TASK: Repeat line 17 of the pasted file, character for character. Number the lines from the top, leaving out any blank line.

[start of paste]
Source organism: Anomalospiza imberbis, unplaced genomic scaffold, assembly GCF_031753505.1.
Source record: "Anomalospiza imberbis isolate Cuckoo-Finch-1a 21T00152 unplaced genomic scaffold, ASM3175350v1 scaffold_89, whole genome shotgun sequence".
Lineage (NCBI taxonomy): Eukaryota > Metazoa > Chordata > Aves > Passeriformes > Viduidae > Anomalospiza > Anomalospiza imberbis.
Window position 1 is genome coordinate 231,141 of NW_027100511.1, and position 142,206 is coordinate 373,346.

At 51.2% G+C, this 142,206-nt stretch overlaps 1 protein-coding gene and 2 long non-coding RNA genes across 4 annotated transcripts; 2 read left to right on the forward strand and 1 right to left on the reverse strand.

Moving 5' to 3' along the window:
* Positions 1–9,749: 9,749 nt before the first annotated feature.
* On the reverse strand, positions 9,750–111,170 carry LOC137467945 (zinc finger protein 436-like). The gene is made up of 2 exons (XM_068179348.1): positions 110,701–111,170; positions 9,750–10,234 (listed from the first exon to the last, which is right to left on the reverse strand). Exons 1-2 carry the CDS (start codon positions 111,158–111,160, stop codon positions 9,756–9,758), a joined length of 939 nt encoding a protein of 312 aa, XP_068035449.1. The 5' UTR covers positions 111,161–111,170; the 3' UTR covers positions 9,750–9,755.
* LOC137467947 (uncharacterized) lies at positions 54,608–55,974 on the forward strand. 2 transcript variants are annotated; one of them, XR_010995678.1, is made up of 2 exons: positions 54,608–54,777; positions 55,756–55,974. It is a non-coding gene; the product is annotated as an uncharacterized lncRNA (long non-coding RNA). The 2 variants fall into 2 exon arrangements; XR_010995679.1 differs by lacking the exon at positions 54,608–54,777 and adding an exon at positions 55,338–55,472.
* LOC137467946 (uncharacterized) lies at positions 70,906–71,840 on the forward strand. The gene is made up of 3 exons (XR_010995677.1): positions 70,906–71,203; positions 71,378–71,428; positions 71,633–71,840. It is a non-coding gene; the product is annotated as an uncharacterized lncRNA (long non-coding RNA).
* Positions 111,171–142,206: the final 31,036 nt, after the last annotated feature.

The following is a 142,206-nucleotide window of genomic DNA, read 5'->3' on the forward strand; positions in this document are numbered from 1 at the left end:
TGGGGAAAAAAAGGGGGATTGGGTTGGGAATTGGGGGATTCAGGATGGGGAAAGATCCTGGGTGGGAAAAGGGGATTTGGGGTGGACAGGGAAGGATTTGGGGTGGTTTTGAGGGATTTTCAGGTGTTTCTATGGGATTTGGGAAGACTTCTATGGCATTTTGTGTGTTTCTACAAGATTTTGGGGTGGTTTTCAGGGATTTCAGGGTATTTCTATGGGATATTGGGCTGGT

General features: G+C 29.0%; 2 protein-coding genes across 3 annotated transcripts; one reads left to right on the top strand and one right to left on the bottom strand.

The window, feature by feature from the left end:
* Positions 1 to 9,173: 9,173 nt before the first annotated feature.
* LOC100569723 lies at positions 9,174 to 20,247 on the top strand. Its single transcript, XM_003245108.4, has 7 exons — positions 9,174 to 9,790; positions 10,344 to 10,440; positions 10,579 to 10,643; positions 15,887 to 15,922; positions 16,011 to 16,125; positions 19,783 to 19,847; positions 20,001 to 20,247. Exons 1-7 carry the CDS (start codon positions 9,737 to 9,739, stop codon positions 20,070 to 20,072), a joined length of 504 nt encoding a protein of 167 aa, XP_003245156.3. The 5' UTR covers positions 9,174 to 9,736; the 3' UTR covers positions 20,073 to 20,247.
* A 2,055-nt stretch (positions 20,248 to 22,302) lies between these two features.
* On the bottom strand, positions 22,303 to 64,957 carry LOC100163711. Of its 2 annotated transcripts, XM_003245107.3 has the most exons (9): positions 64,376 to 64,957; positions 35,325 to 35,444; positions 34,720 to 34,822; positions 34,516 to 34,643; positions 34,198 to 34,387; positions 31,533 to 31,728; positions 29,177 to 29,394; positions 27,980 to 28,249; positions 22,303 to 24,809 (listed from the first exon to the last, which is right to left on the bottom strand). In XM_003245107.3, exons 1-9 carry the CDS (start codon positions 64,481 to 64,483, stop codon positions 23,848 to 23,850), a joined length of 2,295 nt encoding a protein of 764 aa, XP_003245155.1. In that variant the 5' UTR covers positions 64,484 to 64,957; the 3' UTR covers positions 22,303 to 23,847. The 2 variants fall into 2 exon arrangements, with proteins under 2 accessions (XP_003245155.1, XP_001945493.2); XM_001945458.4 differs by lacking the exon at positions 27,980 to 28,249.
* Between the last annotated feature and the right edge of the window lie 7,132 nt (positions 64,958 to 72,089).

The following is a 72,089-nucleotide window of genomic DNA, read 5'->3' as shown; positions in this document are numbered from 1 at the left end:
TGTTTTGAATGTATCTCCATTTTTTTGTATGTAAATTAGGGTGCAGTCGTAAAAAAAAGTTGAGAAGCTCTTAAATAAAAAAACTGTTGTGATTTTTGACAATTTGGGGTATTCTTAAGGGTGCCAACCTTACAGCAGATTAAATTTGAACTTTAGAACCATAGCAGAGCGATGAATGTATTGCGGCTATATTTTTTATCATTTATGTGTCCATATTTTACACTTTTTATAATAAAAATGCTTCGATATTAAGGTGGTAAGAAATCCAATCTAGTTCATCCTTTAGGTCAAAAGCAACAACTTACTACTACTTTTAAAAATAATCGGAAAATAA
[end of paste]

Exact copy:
* LOC100569723 lies at positions 9,174 to 20,247 on the top strand. Its single transcript, XM_003245108.4, has 7 exons — positions 9,174 to 9,790; positions 10,344 to 10,440; positions 10,579 to 10,643; positions 15,887 to 15,922; positions 16,011 to 16,125; positions 19,783 to 19,847; positions 20,001 to 20,247. Exons 1-7 carry the CDS (start codon positions 9,737 to 9,739, stop codon positions 20,070 to 20,072), a joined length of 504 nt encoding a protein of 167 aa, XP_003245156.3. The 5' UTR covers positions 9,174 to 9,736; the 3' UTR covers positions 20,073 to 20,247.